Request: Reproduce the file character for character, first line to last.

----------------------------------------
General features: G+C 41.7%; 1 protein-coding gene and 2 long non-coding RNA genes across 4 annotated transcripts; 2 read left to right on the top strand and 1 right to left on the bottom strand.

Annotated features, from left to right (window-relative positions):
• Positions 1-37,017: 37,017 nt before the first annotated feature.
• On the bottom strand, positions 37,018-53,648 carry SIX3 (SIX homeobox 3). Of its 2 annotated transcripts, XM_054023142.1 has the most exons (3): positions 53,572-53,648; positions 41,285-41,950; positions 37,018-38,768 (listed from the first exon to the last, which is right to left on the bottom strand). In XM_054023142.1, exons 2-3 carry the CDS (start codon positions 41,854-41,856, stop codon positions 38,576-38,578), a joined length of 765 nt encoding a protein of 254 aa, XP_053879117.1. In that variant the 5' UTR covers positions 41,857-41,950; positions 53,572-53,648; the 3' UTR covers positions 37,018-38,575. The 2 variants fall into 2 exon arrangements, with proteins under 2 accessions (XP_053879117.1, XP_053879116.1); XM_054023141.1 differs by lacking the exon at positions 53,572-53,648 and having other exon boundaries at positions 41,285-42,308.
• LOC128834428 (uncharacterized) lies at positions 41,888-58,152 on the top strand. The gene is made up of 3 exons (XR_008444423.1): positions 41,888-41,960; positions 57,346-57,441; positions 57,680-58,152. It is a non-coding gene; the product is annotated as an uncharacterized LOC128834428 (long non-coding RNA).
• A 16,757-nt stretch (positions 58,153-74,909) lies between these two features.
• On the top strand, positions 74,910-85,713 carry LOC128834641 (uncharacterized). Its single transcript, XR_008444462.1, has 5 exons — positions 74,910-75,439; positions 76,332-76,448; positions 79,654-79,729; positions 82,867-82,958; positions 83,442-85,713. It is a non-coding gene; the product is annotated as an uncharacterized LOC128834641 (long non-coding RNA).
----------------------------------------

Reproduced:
General features: G+C 41.7%; 1 protein-coding gene and 2 long non-coding RNA genes across 4 annotated transcripts; 2 read left to right on the top strand and 1 right to left on the bottom strand.

Annotated features, from left to right (window-relative positions):
• Positions 1-37,017: 37,017 nt before the first annotated feature.
• On the bottom strand, positions 37,018-53,648 carry SIX3 (SIX homeobox 3). Of its 2 annotated transcripts, XM_054023142.1 has the most exons (3): positions 53,572-53,648; positions 41,285-41,950; positions 37,018-38,768 (listed from the first exon to the last, which is right to left on the bottom strand). In XM_054023142.1, exons 2-3 carry the CDS (start codon positions 41,854-41,856, stop codon positions 38,576-38,578), a joined length of 765 nt encoding a protein of 254 aa, XP_053879117.1. In that variant the 5' UTR covers positions 41,857-41,950; positions 53,572-53,648; the 3' UTR covers positions 37,018-38,575. The 2 variants fall into 2 exon arrangements, with proteins under 2 accessions (XP_053879117.1, XP_053879116.1); XM_054023141.1 differs by lacking the exon at positions 53,572-53,648 and having other exon boundaries at positions 41,285-42,308.
• LOC128834428 (uncharacterized) lies at positions 41,888-58,152 on the top strand. The gene is made up of 3 exons (XR_008444423.1): positions 41,888-41,960; positions 57,346-57,441; positions 57,680-58,152. It is a non-coding gene; the product is annotated as an uncharacterized LOC128834428 (long non-coding RNA).
• A 16,757-nt stretch (positions 58,153-74,909) lies between these two features.
• On the top strand, positions 74,910-85,713 carry LOC128834641 (uncharacterized). Its single transcript, XR_008444462.1, has 5 exons — positions 74,910-75,439; positions 76,332-76,448; positions 79,654-79,729; positions 82,867-82,958; positions 83,442-85,713. It is a non-coding gene; the product is annotated as an uncharacterized LOC128834641 (long non-coding RNA).